New Racecourse cycle lane – an engineered masterclass in conflict creation.
I took the opportunity to cycle along the new cycle track beside the Racecourse recently and these are my thoughts.
When looking at a new lane, it’s important to realise that cyclists are not dropped by helicopter to there but will more than likely have to cycle there. This review includes how the previously installed Newtown Rd. Lane joins (or not) with the new lane.
The previously installed Newtown Rd. Cycle lane is a decent lane with little conflict. Where this lane ends at the junction with Newlands, there is an advanced stop box. (This is where the video starts)
This box needs to be coloured differently and a big bicycle symbol added to make its function clear to all road users.
ASL’s help a rider who might be turning right here to get in front of the traffic in order to negotiate this manoeuvre safely.
From here, you can see the new cycle lane beyond the junction but as is unfortunately common with Wexford Co Co, they have failed to join them up. There are 2 options that should be considered here.
The installation of a Toucan crossing which would help a more nervous rider or a child cross safely with pedestrians or/and
To paint in the continuing linking lane (bright brown in keeping with other conflict areas)
The racecourse lane itself has a lovely surface and I’m not sure from the road markings what is planned for some of it, so this review may change based on that.
For horse race goers, these continuous white lines denote a mandatory cycle lane which means that no vehicle may cross into or over unless the driver is entering or leaving a place or a side road.
Most importantly though in terms of race days, this means that no driver may park a vehicle in a mandatory cycle track. This is covered by a fixed charge notice of €40.
This will lead to conflict.
When the lane gets to the bus-stop, the rider must yield. In these situations, best practice would be to take the cycle lane behind the bus stop. I recognise that the space doesn’t exist here but it DID exist in Drinagh and wasn’t considered or acted upon.
When we go further along this road, the cycle track veers out and it would appear that inside this, is the space set aside for vehicles to park. I can’t see any more than 20/30 vehicles fitting in there 🤷🏻♂️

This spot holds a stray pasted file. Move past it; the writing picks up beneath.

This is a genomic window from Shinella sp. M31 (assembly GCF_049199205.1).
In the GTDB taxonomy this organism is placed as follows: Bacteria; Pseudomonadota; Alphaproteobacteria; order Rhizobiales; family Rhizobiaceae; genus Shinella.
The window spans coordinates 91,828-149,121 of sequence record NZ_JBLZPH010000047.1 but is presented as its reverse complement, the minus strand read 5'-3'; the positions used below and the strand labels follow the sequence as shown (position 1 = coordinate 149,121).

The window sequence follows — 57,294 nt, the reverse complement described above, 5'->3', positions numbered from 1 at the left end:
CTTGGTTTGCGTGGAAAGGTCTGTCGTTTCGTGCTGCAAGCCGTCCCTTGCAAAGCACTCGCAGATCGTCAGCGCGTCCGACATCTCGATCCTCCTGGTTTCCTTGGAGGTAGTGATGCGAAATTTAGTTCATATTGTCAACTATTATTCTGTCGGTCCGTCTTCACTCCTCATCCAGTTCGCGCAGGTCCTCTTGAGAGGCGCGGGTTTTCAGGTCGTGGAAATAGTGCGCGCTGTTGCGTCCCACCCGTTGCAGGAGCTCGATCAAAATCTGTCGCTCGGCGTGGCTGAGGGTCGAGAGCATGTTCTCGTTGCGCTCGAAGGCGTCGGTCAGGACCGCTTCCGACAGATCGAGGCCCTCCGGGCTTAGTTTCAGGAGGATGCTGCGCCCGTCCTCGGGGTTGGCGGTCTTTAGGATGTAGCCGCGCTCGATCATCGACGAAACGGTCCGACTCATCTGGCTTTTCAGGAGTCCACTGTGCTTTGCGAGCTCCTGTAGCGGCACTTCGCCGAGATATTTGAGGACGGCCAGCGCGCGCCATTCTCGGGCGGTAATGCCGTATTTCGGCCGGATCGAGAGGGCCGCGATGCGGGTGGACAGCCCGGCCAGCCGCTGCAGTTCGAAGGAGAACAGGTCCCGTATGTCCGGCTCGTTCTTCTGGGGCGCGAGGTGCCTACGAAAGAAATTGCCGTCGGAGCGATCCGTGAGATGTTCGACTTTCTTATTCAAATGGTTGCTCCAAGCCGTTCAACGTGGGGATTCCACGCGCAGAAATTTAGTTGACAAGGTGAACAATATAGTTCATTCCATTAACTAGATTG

For race days what is the plan for parking?
Charge for parking?
Turn a blind eye to drivers who will inevitably illegally park up on the mandatory cycle path?
Either situation is likely to lead to conflict.
Another conflict point is where this parking area has been set aside. It is right beside the cycle lane with no buffer zone or physical separation.
I’m a cycle right trained cycling instructor and a key safety measure that is taught is never to cycle in a car’s door zone.
Cyclists have been seriously injured or killed by dooring incidents when someone thoughtlessly opens a car door on an unsuspecting bicycle rider.
As a rider, if someone opens a car door as you pass, this will flip you out on to the main carriageway, potentially under the wheel of an oncoming car.
For a riders safety, they will therefore mitigate this risk and most probably exit such cycle lanes in the presence of parked cars out on to the main carriageway.
This design leads to unnecessary risk and potential conflict.
Looking at the parking spaces themselves, they don’t look like they are wide enough to accommodate some oversized SUVs that have become common on our roads.
These will more than likely hang over into the cycle lane itself.
Again we have an engineered conflict situation.
When there are no cars parked there, it’s going to look very strange for the rider the veer away from being beside the footpath and off a predicted line, out the the middle of the road to remain in the cycle lane…
A solution here might have been to run the cycle lane inside the parked vehicles and use some flexi-wands as a physical barrier.
The track ends then before the garage and the road narrows. It’s a short distance between this and the hard shoulder near the Maldron where this road could have fed in to some future network along the main road. Areas where cyclists are shelled in to traffic at the end of the lane could benefit from large bicycle symbols to remind other road users of the presence of bicycle riders. These are common in Carlow town for example and are accompanied ‘Shared Space Roadway’ signage. This should not be viewed as a final solution but more of a beach-head strategy.
Overall, for me, this was an area that was already relatively safe to cycle on. I’m not aware of any injuries or conflicts on this stretch of road.
Importantly and I can’t stress this enough….
cyclists do not have to use cycling infrastructure that is provided for them.
When people ask why cyclists aren’t using some cycling infrastructure that would appear to be provided fo them, this is NOT the type of infrastructure that cyclists seek in the main.
Cyclists lobby for safe connected segregated infrastructure and conflicted, not fit for purpose lanes, will not be used in the main.
Indeed, for many advocates this is generally seen as a waste of resources.
That’s just fact!
However, conflict occurs when a driver sees a bicycle symbol on the road and gets frustrated in wondering why the rider isn’t cycling there. Bear in mind, this is not, in the main what cyclists request. A painted line on the road doesn’t create some type of a magic buffer zone.
It’s just a line of paint, nothing more.
I’m not convinced of how worthwhile this project is.
It certainly required some more thought in my view.
There are many times where it is safer to ride outside poorly designed cycle lanes and when the design seems more geared towards taking the rider out of the motorists way, than putting the rider safety front and centre of the design, this situation is likely to occur.
Be interested to hear your thoughts..
Leonard Kelly Counsellor, Career and Life Coach,